Tax Credits: The Wrong Approach for Paid Leave

tax credits for paid family & medical leave

Giving tax credits to employers who offer paid family and medical leave has become somewhat popular. The idea is if businesses can be incentivized to offer important business practices, then they will. This is a policy Congressional Republicans piloted in their 2017 tax cut plan, and one that has been championed by members of the Colorado legislature. But data and studies show it doesn’t work as intended.

Why Not Tax Credits?

A survey from Ernst and Young shows fewer than 40 percent of employers would offer paid leave if tax credits were put in place. It would also give tax credits to businesses that are already offering them, leaving many workers out in the cold. For example, the Work Opportunity Tax Credit incentivizes businesses to hire veterans with disabilities or who are unemployed. It’s a very laudable goal to help veterans who face obstacles after service to find meaningful work. But studies show most businesses who have taken advantage of the tax credit are large businesses that would’ve hired that person anyways. It hasn’t changed behavior as much as the supporters of the tax credits would have hoped.

Another big problem is, just like now, workers would be at the mercy of their bosses and companies. Paid family and medical leave shouldn’t be dependent on the boss lottery. Furthermore, with this policy, many independent contractors, gig economy employees and freelancers would not have access to tax credits. As the economy continues to change and more people opt for the freedom of independent contracting and similar work arrangements, these tax credits would be obsolete.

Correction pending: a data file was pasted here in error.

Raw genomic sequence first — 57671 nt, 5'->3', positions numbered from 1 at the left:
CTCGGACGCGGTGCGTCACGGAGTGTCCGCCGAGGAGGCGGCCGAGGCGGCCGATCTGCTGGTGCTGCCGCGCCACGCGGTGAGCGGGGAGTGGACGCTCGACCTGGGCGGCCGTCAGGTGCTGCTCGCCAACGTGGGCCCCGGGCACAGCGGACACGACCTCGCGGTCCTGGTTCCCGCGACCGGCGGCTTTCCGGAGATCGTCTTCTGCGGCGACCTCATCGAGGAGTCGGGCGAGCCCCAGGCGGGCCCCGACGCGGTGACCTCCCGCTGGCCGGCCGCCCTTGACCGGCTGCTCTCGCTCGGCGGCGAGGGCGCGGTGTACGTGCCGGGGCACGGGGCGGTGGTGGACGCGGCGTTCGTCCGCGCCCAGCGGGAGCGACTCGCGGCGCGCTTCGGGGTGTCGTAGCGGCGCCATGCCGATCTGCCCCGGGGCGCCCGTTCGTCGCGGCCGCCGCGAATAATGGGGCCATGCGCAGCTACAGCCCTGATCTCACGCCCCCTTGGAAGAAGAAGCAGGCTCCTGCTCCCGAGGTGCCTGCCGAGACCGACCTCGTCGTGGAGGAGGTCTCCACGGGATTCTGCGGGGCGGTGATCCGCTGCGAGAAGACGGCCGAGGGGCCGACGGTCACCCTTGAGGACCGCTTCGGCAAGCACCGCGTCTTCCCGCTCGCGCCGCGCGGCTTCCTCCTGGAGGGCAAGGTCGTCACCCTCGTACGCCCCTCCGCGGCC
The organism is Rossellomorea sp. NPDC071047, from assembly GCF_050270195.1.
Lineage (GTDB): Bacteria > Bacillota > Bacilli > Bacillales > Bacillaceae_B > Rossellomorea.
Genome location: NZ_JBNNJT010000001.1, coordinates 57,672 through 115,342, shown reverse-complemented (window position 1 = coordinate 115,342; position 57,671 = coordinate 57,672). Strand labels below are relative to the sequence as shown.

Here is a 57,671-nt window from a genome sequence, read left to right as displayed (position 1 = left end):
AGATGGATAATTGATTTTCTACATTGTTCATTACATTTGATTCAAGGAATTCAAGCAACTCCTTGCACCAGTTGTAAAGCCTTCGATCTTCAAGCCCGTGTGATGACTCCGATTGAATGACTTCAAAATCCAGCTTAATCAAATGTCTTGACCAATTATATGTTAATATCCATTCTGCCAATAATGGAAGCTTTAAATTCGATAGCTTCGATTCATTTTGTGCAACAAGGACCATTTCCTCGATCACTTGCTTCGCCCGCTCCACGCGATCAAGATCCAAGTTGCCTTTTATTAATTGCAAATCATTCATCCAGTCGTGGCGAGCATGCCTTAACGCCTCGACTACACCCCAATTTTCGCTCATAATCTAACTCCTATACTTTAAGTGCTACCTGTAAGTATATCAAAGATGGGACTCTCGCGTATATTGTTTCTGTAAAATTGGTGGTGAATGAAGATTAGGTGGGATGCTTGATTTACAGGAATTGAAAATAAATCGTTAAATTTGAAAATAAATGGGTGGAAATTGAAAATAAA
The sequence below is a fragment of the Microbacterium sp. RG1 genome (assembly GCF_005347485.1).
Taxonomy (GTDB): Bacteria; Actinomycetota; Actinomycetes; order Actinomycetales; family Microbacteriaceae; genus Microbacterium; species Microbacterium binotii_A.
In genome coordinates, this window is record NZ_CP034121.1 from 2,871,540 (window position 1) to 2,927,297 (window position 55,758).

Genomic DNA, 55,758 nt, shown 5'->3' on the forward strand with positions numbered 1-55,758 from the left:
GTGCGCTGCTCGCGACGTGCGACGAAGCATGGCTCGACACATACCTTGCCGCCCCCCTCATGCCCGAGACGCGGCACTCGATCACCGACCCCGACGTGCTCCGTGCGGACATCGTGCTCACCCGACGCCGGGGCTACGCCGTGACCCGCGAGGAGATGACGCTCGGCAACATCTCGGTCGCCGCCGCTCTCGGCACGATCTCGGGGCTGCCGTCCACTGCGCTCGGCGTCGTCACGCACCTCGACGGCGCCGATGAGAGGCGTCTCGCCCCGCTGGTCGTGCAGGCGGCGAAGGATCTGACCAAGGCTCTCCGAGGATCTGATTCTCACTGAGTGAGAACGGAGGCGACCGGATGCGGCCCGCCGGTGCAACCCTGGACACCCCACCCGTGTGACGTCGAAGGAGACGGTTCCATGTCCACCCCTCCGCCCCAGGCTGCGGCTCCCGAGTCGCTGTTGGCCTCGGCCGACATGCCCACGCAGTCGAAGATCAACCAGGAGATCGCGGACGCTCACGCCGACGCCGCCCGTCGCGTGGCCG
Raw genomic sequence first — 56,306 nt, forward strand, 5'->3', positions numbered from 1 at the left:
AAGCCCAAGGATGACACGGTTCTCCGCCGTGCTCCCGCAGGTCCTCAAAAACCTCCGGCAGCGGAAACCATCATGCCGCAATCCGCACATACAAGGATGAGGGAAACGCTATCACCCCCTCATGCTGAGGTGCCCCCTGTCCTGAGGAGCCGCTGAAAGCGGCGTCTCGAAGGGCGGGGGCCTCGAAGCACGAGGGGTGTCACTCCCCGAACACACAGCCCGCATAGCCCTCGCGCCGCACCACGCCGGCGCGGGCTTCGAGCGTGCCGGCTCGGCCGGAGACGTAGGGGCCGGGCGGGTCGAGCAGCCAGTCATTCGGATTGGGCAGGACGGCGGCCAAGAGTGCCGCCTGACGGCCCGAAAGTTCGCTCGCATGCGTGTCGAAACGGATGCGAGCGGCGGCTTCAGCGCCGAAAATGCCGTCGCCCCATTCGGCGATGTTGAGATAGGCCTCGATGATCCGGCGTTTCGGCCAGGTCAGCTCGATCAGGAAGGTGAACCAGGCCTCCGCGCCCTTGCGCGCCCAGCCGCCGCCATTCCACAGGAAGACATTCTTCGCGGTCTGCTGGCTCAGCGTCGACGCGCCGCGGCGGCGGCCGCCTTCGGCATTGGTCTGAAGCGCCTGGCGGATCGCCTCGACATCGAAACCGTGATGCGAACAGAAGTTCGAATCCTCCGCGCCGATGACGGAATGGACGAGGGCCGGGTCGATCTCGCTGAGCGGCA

The Bell Policy Center has, and will continue to, champion tax credits that make sense. Tax credits that go to low- and middle-income families, like those for child care, work because they go directly to the people who need them most. Tax credits that improve teacher retention rate — they go directly to teachers — help students continue with quality teachers and allow the teachers to live in the communities where they teach. Tax credits that go directly to business as a carrot have not shown to be helpful in influencing behavior. And ensuring all Coloradans have access to paid family and medical leave is crucial.

If Not Tax Credits, Then What?

Paid family and medical leave helps families care for newborns or sick family members. Paid leave helps individuals recover from illnesses and other emergencies. It will ensure Coloradans don’t have to choose between a paycheck and their family or their health. Putting workers at the mercy of their employer hurts the worker and causes pain for the employer, in terms of missed time, low employee retention rates, and decreased productivity and morale.

The smart way to employ paid family and medical leave is through shared responsibility. There are many places that have pioneered smart policies to help workers and businesses. Those policies are the right way forward. Paid family and medical leave policies have been unavailable, unaffordable, inaccessible, and inadequate for many Coloradans for far too long. The best approach for Colorado is one that ensures as many people as possible have access to paid family and medical leave… and tax credits don’t offer that.

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